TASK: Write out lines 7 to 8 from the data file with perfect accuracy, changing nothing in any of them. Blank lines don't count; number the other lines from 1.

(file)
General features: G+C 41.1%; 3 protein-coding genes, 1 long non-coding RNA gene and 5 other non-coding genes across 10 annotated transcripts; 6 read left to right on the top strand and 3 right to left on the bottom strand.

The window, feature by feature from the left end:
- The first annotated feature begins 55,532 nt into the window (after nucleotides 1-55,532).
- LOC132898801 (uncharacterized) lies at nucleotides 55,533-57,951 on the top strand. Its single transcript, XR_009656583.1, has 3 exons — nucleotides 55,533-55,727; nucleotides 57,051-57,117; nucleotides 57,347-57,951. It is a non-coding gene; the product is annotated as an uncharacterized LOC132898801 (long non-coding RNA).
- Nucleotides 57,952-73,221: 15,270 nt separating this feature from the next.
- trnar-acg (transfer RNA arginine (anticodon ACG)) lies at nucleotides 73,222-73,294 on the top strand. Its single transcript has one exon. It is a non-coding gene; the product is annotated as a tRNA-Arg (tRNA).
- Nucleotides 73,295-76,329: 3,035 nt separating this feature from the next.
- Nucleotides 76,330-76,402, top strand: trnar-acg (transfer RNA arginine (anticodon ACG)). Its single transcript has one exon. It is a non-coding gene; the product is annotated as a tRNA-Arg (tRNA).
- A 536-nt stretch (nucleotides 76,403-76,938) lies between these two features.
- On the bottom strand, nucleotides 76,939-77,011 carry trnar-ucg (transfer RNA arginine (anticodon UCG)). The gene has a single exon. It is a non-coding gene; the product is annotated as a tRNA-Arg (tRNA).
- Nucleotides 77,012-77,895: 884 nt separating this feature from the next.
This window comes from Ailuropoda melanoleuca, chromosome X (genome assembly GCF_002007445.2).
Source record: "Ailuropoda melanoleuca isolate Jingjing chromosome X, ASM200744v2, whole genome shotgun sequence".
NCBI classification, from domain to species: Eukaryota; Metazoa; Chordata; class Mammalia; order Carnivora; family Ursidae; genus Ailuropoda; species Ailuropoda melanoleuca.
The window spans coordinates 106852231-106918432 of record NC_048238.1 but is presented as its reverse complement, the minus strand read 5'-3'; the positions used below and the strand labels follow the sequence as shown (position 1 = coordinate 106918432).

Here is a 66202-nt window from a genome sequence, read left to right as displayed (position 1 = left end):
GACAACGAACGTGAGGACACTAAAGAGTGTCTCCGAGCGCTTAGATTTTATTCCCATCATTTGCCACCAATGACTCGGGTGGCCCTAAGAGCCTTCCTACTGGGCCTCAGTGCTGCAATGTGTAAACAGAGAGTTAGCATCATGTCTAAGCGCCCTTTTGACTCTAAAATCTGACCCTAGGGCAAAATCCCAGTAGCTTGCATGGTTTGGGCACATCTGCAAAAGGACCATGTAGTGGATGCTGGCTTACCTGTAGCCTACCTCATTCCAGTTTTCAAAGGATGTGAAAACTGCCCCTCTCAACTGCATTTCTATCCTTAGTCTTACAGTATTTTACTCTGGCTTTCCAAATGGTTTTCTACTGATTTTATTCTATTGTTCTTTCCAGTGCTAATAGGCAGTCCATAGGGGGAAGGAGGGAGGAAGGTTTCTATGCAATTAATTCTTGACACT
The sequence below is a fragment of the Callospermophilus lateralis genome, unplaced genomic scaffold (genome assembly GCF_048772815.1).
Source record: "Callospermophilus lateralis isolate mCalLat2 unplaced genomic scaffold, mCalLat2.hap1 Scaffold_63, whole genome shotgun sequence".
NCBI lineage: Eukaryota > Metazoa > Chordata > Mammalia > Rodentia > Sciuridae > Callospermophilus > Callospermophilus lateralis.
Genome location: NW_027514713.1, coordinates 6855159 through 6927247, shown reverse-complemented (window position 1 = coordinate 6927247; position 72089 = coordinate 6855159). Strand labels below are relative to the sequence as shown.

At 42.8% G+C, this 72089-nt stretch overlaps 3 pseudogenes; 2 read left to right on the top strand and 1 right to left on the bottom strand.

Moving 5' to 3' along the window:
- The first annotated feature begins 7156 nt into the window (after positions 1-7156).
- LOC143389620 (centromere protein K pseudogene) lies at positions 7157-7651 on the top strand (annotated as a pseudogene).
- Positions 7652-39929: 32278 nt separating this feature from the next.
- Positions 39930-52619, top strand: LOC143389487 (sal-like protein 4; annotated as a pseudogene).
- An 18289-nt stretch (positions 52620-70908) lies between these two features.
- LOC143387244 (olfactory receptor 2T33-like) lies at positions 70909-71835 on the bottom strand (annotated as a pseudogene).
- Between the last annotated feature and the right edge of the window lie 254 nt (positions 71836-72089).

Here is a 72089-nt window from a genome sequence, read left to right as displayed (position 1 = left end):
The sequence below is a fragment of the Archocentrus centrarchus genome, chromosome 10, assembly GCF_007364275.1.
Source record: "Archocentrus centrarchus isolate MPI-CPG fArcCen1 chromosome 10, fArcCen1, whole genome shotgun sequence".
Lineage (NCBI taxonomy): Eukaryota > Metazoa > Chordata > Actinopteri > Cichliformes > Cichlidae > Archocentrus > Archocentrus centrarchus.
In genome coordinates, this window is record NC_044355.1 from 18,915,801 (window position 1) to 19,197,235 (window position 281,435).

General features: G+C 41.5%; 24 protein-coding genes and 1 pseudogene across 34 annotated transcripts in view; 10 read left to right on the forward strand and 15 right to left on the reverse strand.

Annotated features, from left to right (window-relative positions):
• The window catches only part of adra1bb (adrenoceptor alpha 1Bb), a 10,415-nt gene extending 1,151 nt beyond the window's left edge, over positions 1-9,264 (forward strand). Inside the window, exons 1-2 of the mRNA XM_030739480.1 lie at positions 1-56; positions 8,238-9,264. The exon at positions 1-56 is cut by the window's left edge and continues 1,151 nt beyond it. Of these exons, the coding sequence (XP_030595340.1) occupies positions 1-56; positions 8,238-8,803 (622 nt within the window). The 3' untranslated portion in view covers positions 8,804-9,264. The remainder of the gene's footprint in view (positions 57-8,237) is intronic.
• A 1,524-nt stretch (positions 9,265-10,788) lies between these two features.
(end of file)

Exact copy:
- Nucleotides 73,295-76,329: 3,035 nt separating this feature from the next.
- Nucleotides 76,330-76,402, top strand: trnar-acg (transfer RNA arginine (anticodon ACG)). Its single transcript has one exon. It is a non-coding gene; the product is annotated as a tRNA-Arg (tRNA).